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It's my social party and I'll prove the ROI if I want to

In 1957 Dr. Lee DeForest, famously commented that "man will never reach the moon regardless of all future scientific advances” and only few years later in 1961 Decca Records passed on the opportunity to sign The Beatles, feeling the band had no commercial future – that ‘guitar bands were on their way out’. Today many people take the same head-in-the-sand approach to linking social marketing activity with ROI.  We’re told time and again that it can’t be done – but it can.

Saying you can’t link social marketing to ROI in a b2b context doesn’t make sense.  The two can be linked – but you need to know what you’re trying to achieve before you get started. Rather than starting with a massive campaign, test pilot campaigns where you can see demonstrable return.

Towards the end of last year I saw some great stories coming out of Walmart who claimed to be getting 10 x ‘marketing equivalent’ return from social investment on Facebook and Twitter. This is a great example of a b2c organisation doing social well. Putting out engaging content that resonates with their customers has reaped rewards for Walmart over the festive season.

Social marketing is like hosting a party. In the first instance you need to provide people with a reason to come, in the second you need to provide a reason to stay. Getting people to come to your party is all about the food, the drink, the people and the conversation. Getting people to stay is another matter.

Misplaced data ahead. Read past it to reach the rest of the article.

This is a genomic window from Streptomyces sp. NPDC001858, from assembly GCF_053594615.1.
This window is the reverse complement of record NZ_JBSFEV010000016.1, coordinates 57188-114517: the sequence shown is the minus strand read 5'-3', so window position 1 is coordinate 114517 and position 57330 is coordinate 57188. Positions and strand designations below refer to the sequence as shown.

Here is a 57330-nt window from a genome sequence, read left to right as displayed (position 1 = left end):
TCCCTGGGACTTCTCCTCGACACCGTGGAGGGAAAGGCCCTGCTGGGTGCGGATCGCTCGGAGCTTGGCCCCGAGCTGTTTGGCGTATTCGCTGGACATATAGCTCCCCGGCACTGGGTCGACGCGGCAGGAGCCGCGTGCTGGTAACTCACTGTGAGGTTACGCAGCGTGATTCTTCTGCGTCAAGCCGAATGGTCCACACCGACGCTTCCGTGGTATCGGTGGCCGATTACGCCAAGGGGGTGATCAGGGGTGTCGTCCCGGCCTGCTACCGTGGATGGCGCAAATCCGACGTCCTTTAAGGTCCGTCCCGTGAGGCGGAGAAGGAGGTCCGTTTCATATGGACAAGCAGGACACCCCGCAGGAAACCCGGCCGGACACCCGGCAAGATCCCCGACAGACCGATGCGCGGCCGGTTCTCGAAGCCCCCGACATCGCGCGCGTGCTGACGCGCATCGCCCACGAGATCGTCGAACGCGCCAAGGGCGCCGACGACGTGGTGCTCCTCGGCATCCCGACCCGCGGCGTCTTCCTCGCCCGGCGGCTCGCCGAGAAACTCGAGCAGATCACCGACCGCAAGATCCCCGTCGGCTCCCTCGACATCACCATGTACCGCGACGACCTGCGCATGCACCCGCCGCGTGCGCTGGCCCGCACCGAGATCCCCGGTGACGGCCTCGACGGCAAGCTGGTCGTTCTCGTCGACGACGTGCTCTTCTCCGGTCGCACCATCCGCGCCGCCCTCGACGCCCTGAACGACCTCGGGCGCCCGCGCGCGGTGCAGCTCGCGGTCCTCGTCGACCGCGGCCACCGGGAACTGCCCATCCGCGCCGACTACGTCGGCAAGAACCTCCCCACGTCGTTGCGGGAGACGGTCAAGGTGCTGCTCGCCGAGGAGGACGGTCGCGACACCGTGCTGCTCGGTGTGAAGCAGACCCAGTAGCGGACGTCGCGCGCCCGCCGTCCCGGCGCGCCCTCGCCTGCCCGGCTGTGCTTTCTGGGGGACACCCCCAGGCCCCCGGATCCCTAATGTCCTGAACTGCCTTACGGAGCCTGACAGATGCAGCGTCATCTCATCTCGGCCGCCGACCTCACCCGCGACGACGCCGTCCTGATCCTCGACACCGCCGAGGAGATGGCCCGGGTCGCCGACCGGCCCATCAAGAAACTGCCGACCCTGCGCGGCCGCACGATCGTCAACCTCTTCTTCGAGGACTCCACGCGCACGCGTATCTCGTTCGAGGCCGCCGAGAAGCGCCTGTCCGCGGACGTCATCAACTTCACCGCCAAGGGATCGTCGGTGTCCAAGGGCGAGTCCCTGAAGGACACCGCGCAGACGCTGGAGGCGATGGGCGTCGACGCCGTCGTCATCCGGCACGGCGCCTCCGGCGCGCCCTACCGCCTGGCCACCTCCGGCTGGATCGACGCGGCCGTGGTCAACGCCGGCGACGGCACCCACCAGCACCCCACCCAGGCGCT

So if you relate this back to social, you need to give people a reason to engage with you on your social channels, giving them something that is relevant, that is entertaining, and that is educational.

I call it ‘edutainment’, and one of the best examples of this is a project Oracle and LinkedIn have been working on. In partnership with Intel we’ve created Beat the Buzzword. It’s a game played between users of LinkedIn with their network of contacts with a simple objective – to guess the buzzwords used to describe different activities, and compare your knowledge against your peers. It’s entertaining, educational, social and highly sharable. But no, ‘edutainment’ doesn’t feature as a buzzword!

Another approach is to create exclusive and educational content that captures the imagination, like the work Oracle is doing at Hope City, in Ghana. I’ll write more about that in the next blog, but we have created exclusive and compelling video content about the role of tech companies in helping to create a Silicon Valley equivalent in West Africa, and the opportunities this will bring for the region and to young people. The content is educational, but also very emotional; a vital factor in giving a reason to want to consume it and share it with their own networks.

Either way, it becomes the delivery mechanism for deliver great content to your social networks. When the time comes and you want to add in a demand generation element, you will feel more comfortable knowing you have great content. The key remains not to spam your networks and to maintain great, digestible information. For Oracle we employ a 70/30 rule; 70 percent information that is edutainment, emotive and exclusive, 30 percent that requires email or contact detail capture. 

By taking this approach we are now generating up to 30% of our campaign marketing registrations from social activity of which a high percentage are net new contacts so not only are we driving up leads passed to sales we are also increasing our market reach.

So, regardless of what kind of party you’re having, remember to give your guests a good reason to attend, to stay, to engage and more importantly to go away and talk about it after it’s over.